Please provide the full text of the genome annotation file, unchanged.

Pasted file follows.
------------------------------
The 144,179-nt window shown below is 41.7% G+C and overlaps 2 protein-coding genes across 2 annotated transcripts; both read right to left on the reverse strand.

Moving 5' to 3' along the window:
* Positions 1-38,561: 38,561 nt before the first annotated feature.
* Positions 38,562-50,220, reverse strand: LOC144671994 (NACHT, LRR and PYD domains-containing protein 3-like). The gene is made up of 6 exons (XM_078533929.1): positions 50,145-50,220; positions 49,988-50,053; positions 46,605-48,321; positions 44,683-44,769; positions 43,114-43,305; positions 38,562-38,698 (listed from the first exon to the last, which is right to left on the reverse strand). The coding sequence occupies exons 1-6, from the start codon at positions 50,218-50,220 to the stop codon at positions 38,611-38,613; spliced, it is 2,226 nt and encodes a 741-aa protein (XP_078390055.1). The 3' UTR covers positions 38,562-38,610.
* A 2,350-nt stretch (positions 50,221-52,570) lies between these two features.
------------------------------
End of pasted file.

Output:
The 144,179-nt window shown below is 41.7% G+C and overlaps 2 protein-coding genes across 2 annotated transcripts; both read right to left on the reverse strand.

Moving 5' to 3' along the window:
* Positions 1-38,561: 38,561 nt before the first annotated feature.
* Positions 38,562-50,220, reverse strand: LOC144671994 (NACHT, LRR and PYD domains-containing protein 3-like). The gene is made up of 6 exons (XM_078533929.1): positions 50,145-50,220; positions 49,988-50,053; positions 46,605-48,321; positions 44,683-44,769; positions 43,114-43,305; positions 38,562-38,698 (listed from the first exon to the last, which is right to left on the reverse strand). The coding sequence occupies exons 1-6, from the start codon at positions 50,218-50,220 to the stop codon at positions 38,611-38,613; spliced, it is 2,226 nt and encodes a 741-aa protein (XP_078390055.1). The 3' UTR covers positions 38,562-38,610.
* A 2,350-nt stretch (positions 50,221-52,570) lies between these two features.